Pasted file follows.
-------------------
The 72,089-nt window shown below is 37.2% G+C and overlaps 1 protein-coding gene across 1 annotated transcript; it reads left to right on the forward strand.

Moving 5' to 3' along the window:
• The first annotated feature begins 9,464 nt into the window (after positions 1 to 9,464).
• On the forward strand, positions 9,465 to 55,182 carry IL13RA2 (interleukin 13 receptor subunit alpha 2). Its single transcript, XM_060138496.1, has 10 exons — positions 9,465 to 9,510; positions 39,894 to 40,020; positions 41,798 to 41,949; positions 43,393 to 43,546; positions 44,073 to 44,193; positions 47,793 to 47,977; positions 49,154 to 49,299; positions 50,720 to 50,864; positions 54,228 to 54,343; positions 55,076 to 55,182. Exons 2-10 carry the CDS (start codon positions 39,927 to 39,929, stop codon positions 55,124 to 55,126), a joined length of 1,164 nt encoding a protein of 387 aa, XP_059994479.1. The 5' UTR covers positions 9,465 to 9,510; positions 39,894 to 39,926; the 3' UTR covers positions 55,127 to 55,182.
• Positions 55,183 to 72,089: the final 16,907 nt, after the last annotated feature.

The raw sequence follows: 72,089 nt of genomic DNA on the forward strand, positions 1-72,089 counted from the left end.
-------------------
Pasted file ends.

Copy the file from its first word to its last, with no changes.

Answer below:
The 72,089-nt window shown below is 37.2% G+C and overlaps 1 protein-coding gene across 1 annotated transcript; it reads left to right on the forward strand.

Moving 5' to 3' along the window:
• The first annotated feature begins 9,464 nt into the window (after positions 1 to 9,464).
• On the forward strand, positions 9,465 to 55,182 carry IL13RA2 (interleukin 13 receptor subunit alpha 2). Its single transcript, XM_060138496.1, has 10 exons — positions 9,465 to 9,510; positions 39,894 to 40,020; positions 41,798 to 41,949; positions 43,393 to 43,546; positions 44,073 to 44,193; positions 47,793 to 47,977; positions 49,154 to 49,299; positions 50,720 to 50,864; positions 54,228 to 54,343; positions 55,076 to 55,182. Exons 2-10 carry the CDS (start codon positions 39,927 to 39,929, stop codon positions 55,124 to 55,126), a joined length of 1,164 nt encoding a protein of 387 aa, XP_059994479.1. The 5' UTR covers positions 9,465 to 9,510; positions 39,894 to 39,926; the 3' UTR covers positions 55,127 to 55,182.
• Positions 55,183 to 72,089: the final 16,907 nt, after the last annotated feature.

The raw sequence follows: 72,089 nt of genomic DNA on the forward strand, positions 1-72,089 counted from the left end.